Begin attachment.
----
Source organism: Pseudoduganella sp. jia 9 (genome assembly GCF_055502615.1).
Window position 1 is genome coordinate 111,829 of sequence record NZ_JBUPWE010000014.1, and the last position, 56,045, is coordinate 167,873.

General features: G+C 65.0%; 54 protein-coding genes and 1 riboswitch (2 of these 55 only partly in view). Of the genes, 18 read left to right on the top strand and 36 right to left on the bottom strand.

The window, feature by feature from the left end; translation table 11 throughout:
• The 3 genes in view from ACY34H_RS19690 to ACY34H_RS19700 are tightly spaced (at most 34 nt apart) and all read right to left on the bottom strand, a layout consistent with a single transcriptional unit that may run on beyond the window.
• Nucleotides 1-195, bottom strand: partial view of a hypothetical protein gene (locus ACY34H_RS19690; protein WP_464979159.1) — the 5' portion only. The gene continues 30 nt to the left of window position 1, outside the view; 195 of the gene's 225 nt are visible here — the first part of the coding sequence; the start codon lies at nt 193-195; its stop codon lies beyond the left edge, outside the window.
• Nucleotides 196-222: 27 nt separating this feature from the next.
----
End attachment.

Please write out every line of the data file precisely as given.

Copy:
Source organism: Pseudoduganella sp. jia 9 (genome assembly GCF_055502615.1).
Window position 1 is genome coordinate 111,829 of sequence record NZ_JBUPWE010000014.1, and the last position, 56,045, is coordinate 167,873.

General features: G+C 65.0%; 54 protein-coding genes and 1 riboswitch (2 of these 55 only partly in view). Of the genes, 18 read left to right on the top strand and 36 right to left on the bottom strand.

The window, feature by feature from the left end; translation table 11 throughout:
• The 3 genes in view from ACY34H_RS19690 to ACY34H_RS19700 are tightly spaced (at most 34 nt apart) and all read right to left on the bottom strand, a layout consistent with a single transcriptional unit that may run on beyond the window.
• Nucleotides 1-195, bottom strand: partial view of a hypothetical protein gene (locus ACY34H_RS19690; protein WP_464979159.1) — the 5' portion only. The gene continues 30 nt to the left of window position 1, outside the view; 195 of the gene's 225 nt are visible here — the first part of the coding sequence; the start codon lies at nt 193-195; its stop codon lies beyond the left edge, outside the window.
• Nucleotides 196-222: 27 nt separating this feature from the next.